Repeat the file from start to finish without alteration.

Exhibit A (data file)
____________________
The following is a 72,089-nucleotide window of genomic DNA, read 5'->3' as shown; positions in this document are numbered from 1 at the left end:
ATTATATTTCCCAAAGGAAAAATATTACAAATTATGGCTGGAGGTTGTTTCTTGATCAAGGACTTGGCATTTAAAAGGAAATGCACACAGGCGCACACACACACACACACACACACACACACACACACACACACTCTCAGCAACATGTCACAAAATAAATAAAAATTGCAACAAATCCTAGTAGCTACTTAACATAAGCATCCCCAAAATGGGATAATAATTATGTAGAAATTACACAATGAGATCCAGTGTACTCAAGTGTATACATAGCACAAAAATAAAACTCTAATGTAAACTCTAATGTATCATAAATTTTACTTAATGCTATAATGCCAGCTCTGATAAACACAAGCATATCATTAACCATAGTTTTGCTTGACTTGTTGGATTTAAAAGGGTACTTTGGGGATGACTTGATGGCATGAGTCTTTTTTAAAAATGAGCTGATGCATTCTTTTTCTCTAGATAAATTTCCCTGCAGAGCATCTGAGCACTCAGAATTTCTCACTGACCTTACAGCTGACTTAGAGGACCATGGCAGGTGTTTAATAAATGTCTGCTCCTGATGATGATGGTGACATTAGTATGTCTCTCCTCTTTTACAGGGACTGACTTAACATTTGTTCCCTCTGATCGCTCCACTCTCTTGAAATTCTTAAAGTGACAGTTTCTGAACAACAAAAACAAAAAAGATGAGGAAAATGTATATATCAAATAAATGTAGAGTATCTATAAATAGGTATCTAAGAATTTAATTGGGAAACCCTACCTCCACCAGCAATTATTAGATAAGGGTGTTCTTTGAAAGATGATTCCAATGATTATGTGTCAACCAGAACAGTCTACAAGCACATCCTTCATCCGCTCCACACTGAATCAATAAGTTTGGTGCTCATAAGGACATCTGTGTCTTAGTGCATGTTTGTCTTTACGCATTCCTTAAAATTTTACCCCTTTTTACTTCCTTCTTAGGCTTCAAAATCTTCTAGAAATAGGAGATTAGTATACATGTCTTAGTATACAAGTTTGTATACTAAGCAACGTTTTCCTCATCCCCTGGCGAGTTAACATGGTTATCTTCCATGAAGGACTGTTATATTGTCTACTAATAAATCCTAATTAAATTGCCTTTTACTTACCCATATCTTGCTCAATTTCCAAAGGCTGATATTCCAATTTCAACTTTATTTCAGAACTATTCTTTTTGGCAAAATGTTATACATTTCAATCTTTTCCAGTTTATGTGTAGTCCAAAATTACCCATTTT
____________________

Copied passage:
The following is a 72,089-nucleotide window of genomic DNA, read 5'->3' as shown; positions in this document are numbered from 1 at the left end:
ATTATATTTCCCAAAGGAAAAATATTACAAATTATGGCTGGAGGTTGTTTCTTGATCAAGGACTTGGCATTTAAAAGGAAATGCACACAGGCGCACACACACACACACACACACACACACACACACACACACACTCTCAGCAACATGTCACAAAATAAATAAAAATTGCAACAAATCCTAGTAGCTACTTAACATAAGCATCCCCAAAATGGGATAATAATTATGTAGAAATTACACAATGAGATCCAGTGTACTCAAGTGTATACATAGCACAAAAATAAAACTCTAATGTAAACTCTAATGTATCATAAATTTTACTTAATGCTATAATGCCAGCTCTGATAAACACAAGCATATCATTAACCATAGTTTTGCTTGACTTGTTGGATTTAAAAGGGTACTTTGGGGATGACTTGATGGCATGAGTCTTTTTTAAAAATGAGCTGATGCATTCTTTTTCTCTAGATAAATTTCCCTGCAGAGCATCTGAGCACTCAGAATTTCTCACTGACCTTACAGCTGACTTAGAGGACCATGGCAGGTGTTTAATAAATGTCTGCTCCTGATGATGATGGTGACATTAGTATGTCTCTCCTCTTTTACAGGGACTGACTTAACATTTGTTCCCTCTGATCGCTCCACTCTCTTGAAATTCTTAAAGTGACAGTTTCTGAACAACAAAAACAAAAAAGATGAGGAAAATGTATATATCAAATAAATGTAGAGTATCTATAAATAGGTATCTAAGAATTTAATTGGGAAACCCTACCTCCACCAGCAATTATTAGATAAGGGTGTTCTTTGAAAGATGATTCCAATGATTATGTGTCAACCAGAACAGTCTACAAGCACATCCTTCATCCGCTCCACACTGAATCAATAAGTTTGGTGCTCATAAGGACATCTGTGTCTTAGTGCATGTTTGTCTTTACGCATTCCTTAAAATTTTACCCCTTTTTACTTCCTTCTTAGGCTTCAAAATCTTCTAGAAATAGGAGATTAGTATACATGTCTTAGTATACAAGTTTGTATACTAAGCAACGTTTTCCTCATCCCCTGGCGAGTTAACATGGTTATCTTCCATGAAGGACTGTTATATTGTCTACTAATAAATCCTAATTAAATTGCCTTTTACTTACCCATATCTTGCTCAATTTCCAAAGGCTGATATTCCAATTTCAACTTTATTTCAGAACTATTCTTTTTGGCAAAATGTTATACATTTCAATCTTTTCCAGTTTATGTGTAGTCCAAAATTACCCATTTT